The US system of for profit prisons is one of the most blatant examples of how little poor people matter in our economic system. It is deplorable and should become a central ethical debate in our society.
The very existence of an organization like Corrections Corp of America belies the Orwellian hopelessness breeding in the heart of America. The only thing left to do when you’ve become hopeless is get angry.....
The US has more prisoners than Russia or China - strange, with China being a police state and having 3 times the population of the US. Is this a morphed version of peonage?
Your link is much more worthwhile than mine which the writer is kind of over the top. But I'm glad this subject is getting some press.
Never thought much about this. Now reading up - it's a heinous industry. Thanks for posting this topic.
For profit prison corporations give millions of dollars to politicians to put more prisoners behind bars, for longer sentences.
Glen Ford says
If private companies can gain both ownership and management of enough prisons, they can set the prices without open-bid competition for prison services, creating a guaranteed cost-plus monopoly like that which exists between the Pentagon and the military-industrial complex.
The Corrections Corporation of America’s filings with the U.S. Securities and Exchange Commission read very much like the documents of a slave-trader. Investors are warned that profits would go down if the demand for prisoners declines. That is, if the world’s largest police state shrinks, so does the corporate bottom line. Dangers to profitability include “relaxation of enforcement efforts, leniency in conviction or parole standards and sentencing practices or through the decriminalization of certain activities that are currently proscribed by our criminal laws."
This whole trend sounds like looming dystopia to me, a worst case scenario where the 1% depend upon excessive penalties and high conviction rates no matter what it takes, to guarantee their bottom line.
Yes, get angry, and active. Profit prisons are an outrageous idea. Making money on prisons leaves no motive to right wrongs committed by the judicial systems. In this country, we do not have a high rehabilitation motive and it would be worse if prisons were for profit. Will oversight of profit prisons adequately protect inmates from each other, or inmates from guards?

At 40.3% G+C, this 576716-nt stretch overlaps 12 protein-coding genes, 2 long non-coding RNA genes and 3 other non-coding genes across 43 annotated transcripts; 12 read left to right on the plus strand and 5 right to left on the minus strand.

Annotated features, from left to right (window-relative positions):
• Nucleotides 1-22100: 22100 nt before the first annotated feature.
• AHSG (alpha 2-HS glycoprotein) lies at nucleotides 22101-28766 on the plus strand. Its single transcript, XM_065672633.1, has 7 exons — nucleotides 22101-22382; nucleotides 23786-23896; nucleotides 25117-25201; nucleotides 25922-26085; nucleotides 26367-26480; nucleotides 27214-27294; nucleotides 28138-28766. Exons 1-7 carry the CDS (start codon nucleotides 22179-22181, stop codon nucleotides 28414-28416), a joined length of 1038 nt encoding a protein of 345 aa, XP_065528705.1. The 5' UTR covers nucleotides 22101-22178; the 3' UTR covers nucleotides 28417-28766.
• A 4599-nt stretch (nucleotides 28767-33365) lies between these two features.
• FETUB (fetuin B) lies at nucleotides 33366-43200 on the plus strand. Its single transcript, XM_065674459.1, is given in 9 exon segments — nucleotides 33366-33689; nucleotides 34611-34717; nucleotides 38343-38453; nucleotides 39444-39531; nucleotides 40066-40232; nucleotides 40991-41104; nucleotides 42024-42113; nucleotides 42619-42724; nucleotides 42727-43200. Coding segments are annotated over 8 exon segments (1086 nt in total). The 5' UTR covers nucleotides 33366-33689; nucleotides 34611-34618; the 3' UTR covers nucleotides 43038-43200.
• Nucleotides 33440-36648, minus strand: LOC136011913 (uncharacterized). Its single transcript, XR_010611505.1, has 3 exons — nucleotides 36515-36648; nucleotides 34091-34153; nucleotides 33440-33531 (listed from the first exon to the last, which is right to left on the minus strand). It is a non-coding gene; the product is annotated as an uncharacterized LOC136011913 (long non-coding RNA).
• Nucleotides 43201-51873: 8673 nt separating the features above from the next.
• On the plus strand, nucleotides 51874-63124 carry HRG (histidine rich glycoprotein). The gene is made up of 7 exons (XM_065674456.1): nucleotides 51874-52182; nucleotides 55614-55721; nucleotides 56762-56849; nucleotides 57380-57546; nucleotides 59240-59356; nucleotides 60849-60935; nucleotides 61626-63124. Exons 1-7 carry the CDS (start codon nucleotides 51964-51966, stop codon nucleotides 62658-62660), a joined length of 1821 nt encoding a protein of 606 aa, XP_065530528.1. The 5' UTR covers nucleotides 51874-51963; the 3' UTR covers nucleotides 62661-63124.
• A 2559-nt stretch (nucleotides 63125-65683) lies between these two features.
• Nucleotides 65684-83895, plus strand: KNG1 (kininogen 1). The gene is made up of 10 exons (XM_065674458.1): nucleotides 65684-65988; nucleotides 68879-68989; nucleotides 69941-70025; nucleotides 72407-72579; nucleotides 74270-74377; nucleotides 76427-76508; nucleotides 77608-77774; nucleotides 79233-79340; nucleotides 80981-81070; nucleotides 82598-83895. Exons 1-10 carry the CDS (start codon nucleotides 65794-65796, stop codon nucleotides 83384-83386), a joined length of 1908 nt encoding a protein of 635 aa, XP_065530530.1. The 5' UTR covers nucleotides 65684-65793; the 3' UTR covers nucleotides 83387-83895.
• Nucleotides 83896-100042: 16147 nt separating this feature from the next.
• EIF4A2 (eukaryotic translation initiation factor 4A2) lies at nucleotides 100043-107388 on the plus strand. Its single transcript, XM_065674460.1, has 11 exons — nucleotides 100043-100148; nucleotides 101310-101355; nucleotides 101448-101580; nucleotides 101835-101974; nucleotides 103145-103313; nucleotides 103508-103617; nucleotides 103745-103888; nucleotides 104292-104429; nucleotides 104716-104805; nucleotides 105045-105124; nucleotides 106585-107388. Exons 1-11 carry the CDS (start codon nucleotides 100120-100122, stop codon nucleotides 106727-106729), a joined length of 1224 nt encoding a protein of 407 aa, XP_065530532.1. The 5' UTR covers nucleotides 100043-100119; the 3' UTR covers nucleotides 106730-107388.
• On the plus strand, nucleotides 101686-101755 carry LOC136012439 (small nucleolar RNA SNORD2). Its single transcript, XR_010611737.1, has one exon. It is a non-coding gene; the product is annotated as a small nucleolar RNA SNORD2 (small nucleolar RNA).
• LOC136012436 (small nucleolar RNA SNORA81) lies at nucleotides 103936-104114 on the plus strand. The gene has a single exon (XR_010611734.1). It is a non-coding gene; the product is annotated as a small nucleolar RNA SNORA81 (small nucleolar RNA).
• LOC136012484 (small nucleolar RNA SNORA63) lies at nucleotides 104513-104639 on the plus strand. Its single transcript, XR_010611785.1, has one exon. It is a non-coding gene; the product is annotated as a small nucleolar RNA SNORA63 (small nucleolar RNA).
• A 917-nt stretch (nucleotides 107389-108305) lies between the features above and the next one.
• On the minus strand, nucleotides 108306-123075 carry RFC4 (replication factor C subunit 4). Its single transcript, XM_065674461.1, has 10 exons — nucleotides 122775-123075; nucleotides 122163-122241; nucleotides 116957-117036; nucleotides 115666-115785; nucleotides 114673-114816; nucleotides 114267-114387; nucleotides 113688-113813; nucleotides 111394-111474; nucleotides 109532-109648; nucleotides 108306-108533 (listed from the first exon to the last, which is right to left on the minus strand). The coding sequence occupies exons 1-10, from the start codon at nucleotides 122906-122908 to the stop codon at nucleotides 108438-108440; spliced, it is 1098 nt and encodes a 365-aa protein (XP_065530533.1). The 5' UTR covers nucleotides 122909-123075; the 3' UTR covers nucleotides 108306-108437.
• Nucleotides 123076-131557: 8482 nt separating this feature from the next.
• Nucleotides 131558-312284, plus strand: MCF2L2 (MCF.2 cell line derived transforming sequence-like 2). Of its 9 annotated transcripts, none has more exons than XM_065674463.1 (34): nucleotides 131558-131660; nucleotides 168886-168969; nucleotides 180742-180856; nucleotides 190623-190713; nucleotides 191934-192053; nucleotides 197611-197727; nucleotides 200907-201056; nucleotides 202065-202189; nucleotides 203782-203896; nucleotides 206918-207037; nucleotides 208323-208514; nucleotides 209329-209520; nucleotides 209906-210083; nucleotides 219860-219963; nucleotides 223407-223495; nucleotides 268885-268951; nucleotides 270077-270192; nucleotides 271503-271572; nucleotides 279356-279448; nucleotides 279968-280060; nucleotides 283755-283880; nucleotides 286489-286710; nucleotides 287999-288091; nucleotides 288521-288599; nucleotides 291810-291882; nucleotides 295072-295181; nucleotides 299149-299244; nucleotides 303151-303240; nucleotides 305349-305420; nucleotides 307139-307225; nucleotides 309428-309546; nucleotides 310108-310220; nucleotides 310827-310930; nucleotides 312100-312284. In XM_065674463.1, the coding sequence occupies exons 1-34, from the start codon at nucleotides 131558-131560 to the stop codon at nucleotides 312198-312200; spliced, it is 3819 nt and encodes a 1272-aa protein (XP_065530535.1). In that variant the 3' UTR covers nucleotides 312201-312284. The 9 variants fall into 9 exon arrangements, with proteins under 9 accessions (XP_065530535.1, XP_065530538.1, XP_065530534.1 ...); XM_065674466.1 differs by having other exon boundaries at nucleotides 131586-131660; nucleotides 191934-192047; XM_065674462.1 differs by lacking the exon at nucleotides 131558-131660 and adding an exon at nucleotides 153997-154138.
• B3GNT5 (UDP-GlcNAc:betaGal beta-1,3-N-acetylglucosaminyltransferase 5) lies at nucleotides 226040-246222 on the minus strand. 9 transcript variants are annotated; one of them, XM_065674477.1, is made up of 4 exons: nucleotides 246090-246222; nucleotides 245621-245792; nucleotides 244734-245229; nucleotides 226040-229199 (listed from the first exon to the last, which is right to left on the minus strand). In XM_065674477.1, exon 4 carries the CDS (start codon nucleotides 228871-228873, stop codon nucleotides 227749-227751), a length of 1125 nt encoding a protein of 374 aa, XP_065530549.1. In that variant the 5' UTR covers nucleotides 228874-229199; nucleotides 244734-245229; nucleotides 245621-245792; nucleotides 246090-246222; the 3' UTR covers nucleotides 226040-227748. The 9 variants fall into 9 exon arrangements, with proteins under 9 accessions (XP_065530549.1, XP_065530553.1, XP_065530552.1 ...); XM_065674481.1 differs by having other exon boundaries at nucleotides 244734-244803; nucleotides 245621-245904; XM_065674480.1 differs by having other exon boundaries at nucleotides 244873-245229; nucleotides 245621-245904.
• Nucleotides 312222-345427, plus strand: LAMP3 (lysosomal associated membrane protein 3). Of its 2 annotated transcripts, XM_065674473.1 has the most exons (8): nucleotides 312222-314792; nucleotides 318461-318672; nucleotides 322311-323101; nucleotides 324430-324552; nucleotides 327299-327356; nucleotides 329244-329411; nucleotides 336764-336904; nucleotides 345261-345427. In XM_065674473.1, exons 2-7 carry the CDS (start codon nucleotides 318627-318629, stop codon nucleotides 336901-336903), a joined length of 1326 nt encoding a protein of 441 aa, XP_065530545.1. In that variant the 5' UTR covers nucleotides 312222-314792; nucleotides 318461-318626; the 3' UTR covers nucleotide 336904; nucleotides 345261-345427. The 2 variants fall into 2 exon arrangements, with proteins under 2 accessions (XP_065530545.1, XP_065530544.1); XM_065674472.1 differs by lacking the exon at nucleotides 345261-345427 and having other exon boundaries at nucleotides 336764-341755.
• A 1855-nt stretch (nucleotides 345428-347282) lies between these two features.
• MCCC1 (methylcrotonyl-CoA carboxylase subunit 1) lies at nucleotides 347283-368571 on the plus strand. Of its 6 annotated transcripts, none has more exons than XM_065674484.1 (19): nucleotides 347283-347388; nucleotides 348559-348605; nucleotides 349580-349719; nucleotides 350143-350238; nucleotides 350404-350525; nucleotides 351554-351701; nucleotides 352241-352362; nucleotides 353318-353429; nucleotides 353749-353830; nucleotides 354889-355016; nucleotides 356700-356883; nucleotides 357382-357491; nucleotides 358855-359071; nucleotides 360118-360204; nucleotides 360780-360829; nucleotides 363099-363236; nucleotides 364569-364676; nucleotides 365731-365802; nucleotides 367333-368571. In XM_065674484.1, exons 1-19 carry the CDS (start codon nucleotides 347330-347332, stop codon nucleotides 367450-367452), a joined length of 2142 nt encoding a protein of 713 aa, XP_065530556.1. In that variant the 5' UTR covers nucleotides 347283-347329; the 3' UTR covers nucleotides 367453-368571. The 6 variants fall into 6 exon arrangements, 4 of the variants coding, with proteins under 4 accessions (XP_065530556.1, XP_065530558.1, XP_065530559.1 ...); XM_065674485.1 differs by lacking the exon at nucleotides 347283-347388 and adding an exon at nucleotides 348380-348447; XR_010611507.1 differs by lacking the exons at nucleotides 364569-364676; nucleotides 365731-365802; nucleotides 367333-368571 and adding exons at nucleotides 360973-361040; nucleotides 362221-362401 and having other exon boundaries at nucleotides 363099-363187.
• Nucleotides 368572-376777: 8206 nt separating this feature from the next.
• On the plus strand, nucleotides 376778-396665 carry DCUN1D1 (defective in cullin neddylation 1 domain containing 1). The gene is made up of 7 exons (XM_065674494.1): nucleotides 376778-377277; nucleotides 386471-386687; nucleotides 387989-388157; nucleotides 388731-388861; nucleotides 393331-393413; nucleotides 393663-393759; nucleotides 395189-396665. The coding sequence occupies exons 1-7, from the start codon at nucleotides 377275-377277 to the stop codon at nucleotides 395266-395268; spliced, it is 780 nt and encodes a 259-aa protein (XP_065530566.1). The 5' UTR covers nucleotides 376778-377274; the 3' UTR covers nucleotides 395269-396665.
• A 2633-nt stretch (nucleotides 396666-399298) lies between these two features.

Prison Inc. has parallels with peonage - described in heartbreaking and infuriating detail in "Slavery by another name". The difference seems to be mainly in that the modern Prison Inc. system is slightly less blatant. Call it Peonage 2.0
Walnut Grove Youth Correctional Facility in Mississippi has shown how kids end up horribly treated in a for profit system.
Investigations showed that guards frequently instigated or incited youth-on-youth violence. Often, they were the perpetrators.
The Walnut Grove story is a cautionary tale that raises alarming questions about the treatment of youthful, mostly nonviolent offenders in Mississippi and elsewhere. And it calls into question the wisdom of turning over the care of these youths, some as young as 13, to private companies that exist solely to turn a profit – companies that have no incentive to rehabilitate youths, that thrive on recidivism,...
The Walnut Grove Youth Correctional Facility near Jackson, Miss., was known for a culture of violence and corruption.
Violence by youths and guards wasn’t the only problem. Neither were the gang affiliations of some guards. Or the grossly inadequate medical and mental health care. Or the proliferation of drugs and other contraband. Or the lack of educational and rehabilitative programs. Or the wild overuse of pepper spray on passive youths.
Indeed, the DOJ found that sexual abuse – including brutal youth-on-youth rapes and “brazen” sexual misconduct by prison staffers who coerced youths – was “among the worst that we have seen in any facility anywhere in the nation.”
What’s more, both the prison staff and the Mississippi Department of Corrections, which pays GEO $14 million each year to run the prison, showed “deliberate indifference” to these problems.
In its report “Too Good to be True: Private Prisons in America,” The Sentencing Project questions the private prison industry’s claim that it can safely and humanely operate prisons for less money than the government. Prisons run by the government are not exactly extravagant, so where do the savings – and profits – come from?
“[P]rivate prisons must make cuts in important high-cost areas such as staffing, training and programming to create savings,” the report says.
Nothing, perhaps, illustrates the inhumane, callous and unconstitutional treatment of the youths at Walnut Grove more than the provision – or lack thereof – of mental health and medical care. ... the facility appeared to lack even the most basic equipment ...Exam rooms did not even contain examination tables or chairs.
The described conditions, including medical examination rooms that didn't even have tables and chairs, reminded me of the show prison maintained for international inspectors of concentration camps run by by the Third Reich.